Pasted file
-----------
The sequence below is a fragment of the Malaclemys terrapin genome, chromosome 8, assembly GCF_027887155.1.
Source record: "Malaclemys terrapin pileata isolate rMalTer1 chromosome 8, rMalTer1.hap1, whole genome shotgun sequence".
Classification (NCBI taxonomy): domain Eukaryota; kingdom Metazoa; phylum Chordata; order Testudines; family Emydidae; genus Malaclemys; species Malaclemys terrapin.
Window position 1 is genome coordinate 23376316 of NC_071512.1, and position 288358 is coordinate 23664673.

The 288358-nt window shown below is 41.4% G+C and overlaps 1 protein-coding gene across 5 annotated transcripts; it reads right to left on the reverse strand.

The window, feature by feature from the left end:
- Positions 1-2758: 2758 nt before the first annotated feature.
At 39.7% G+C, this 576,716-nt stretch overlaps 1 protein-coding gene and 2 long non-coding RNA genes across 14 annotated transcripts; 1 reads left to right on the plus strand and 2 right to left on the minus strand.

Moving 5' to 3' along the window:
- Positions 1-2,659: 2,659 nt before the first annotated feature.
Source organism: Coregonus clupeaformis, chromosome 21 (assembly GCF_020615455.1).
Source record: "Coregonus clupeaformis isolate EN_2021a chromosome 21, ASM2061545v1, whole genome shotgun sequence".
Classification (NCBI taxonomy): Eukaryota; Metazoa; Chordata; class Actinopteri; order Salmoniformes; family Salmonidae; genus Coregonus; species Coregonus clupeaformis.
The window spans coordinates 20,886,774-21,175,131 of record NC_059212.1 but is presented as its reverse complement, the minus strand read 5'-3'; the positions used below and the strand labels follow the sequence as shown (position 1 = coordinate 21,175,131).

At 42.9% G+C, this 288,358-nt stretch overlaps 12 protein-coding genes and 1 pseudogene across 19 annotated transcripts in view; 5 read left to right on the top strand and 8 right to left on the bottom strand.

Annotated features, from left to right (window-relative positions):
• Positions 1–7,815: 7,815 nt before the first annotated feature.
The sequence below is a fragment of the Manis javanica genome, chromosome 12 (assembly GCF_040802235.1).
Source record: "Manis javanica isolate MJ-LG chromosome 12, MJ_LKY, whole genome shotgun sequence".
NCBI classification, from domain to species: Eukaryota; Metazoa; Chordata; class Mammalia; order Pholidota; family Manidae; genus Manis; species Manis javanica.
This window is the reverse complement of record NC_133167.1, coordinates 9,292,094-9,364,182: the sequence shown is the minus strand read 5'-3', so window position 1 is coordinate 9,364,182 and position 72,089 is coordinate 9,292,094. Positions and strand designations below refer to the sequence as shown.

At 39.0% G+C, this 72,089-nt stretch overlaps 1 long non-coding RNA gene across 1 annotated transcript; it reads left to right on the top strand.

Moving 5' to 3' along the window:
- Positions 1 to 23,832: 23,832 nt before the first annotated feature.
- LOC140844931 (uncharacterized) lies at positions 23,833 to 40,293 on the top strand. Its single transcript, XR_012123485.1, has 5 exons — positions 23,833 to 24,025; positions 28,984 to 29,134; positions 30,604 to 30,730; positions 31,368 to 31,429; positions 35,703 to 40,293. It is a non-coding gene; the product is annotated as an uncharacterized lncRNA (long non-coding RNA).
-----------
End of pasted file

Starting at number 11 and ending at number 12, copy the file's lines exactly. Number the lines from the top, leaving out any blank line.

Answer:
Source organism: Coregonus clupeaformis, chromosome 21 (assembly GCF_020615455.1).
Source record: "Coregonus clupeaformis isolate EN_2021a chromosome 21, ASM2061545v1, whole genome shotgun sequence".